Friday, April 18, 2008

Phoenix Special > Mars Express & Phoenix

When, on the 25th of May, Phoenix arrives at Mars, it will be welcomed by a fleet of three spacecrafts orbiting the planet.

This trio awaiting the newcomer is composed by NASA's Mars Odyssey and Mars Reconaissance Orbiter and ESA's Mars Express.
And it is about this lat mission that this is all about...NASA has requested the European Agency that MEx to monitor the nail-biting, never ending, 13 minutes that will take the Phoenix to enter, to descend and to land on martian ground.

A lot of work is being done back at ESA's Space Operations Centre (ESOC), Darmstadt, Germany...flight controllers started optimising the Mars Express orbit in November and December of the last year (final adjustments may still be required depending on Phoenix's final trajectory) with the objective of having the spacecraft in place to be a priviliged witness of the final stage of Phoenix's journey from the Earth to Mars.

But that's not all, onboard Mars Express is the Lander Communciations System (MELACOM), which was originally designed to communicate with the Beagle lander, so, what what have operations and flight dynamics specialists at ESOC do? They have taken advantage of the existing system design and EDL pointing mode that will allow MEx to point towards the newcomer during the Entry, Descent and landing phase.

How will this happen?
The European spacecraft will perform a high-speed slew as MELACOM tracks Phoenix, rotating about one axis at a two to three times faster speed than normal, then the system will receive data that will permit NASA to confirm Phoenix's speed and acceleration while it crosses the Mars atmosphere.

Another request coming from NASA to the Mars Express team was to designe and implement a 'lander pointing mode'. This will be of critical importance since it will permit the European mission, in case of anything goes wrong, to transmit telecommands to Phoenix and receive data from it on the surface.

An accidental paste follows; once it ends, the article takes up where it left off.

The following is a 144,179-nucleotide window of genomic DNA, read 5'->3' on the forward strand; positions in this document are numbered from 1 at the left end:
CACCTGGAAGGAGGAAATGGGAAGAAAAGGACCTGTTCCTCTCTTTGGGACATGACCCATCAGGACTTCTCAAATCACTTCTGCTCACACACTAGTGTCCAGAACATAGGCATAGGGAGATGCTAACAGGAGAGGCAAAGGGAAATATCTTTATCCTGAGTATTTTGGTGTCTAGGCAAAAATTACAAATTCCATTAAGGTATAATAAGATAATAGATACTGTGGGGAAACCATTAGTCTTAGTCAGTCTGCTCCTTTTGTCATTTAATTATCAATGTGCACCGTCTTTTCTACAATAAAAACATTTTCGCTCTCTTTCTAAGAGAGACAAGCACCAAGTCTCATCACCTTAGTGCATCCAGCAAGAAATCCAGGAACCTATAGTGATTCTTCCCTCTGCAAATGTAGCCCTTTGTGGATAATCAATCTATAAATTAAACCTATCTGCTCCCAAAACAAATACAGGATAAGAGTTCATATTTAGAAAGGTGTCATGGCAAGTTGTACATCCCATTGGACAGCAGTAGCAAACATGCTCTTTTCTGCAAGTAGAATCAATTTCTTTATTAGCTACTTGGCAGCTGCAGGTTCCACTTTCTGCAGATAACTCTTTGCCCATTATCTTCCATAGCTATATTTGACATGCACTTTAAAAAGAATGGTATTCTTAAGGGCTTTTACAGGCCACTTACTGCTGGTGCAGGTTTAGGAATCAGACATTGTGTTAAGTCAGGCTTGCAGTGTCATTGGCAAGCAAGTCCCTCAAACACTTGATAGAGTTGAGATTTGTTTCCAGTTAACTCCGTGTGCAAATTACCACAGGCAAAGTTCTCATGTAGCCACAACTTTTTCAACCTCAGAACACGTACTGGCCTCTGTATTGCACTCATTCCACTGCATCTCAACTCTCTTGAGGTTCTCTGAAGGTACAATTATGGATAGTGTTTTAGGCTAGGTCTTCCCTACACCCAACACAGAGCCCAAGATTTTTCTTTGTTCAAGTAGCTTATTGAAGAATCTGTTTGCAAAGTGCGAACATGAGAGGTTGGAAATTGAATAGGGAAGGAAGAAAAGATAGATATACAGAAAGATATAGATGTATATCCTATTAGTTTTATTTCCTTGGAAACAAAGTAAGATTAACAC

Mars Express will, definitely, not be a mere spectator of the incoming show...several instruments onboard will be working hard...the mission's PFS (Planetary Fourier Spectrometer) will survey the martian atmosphere before and after descent, this will be of great importance for future eandeavours to the Red Planet since it will help to characterise how the descent trajectory will be affected by the atmosphere.
SPICAM, the Ultraviolet and Infrared Atmospheric Spectrometer, will sound measurements of the atmosphere, prior to EDL, to study the density of carbon dioxide at altitudes of 50 to 150 km.

Something that is leaving really curious is to know if the High Resolution Stereo Camera (HRSC) will be able to image Phoenix as it arrives to Mars...

ESA will also, for the first time, support NASA with the delta-DOR equipment installed at the Agency's two deep-space tracking stations, in Cebreros, Spain, and New Norcia, Australia.

A lot of work originates a lot of questions...would you like to know more about what is the role that Mars Express will play during the arrival of Phoenix? And after? Is there something you would like to know in more detail? Is there a question floating in the air? Convince to come down and land at...yes, spacEurope's next Live Q'n'A. Answers will be here on May 8, nearly two weeks prior to Phoenix's landing, and provided by the ones with the knowledge to do so.
This time we will have not one, but two guests, forming a team to face spacEurope's readers inquisition.
Who are they?
Michel Denis, Head of the MARS EXPRESS Mission Operations Unit, and Mars Express-Phoenix Service Manager, Peter Schmitz.
We are going to be in good company, aren't we?
Don't miss it, bring what you can, take what you need on Thursday, May 8, 1200-1300UTC.

And now for something completely different...
I have received a phone call informing me that the prizes for the Through the Eyes of the Phoenix Competition are already at the Lisbon Airport waiting for me to pick them up...
And why, if I may ask, aren't your works already at my mailbox? Give it a go! Have a creative weekend!

No comments: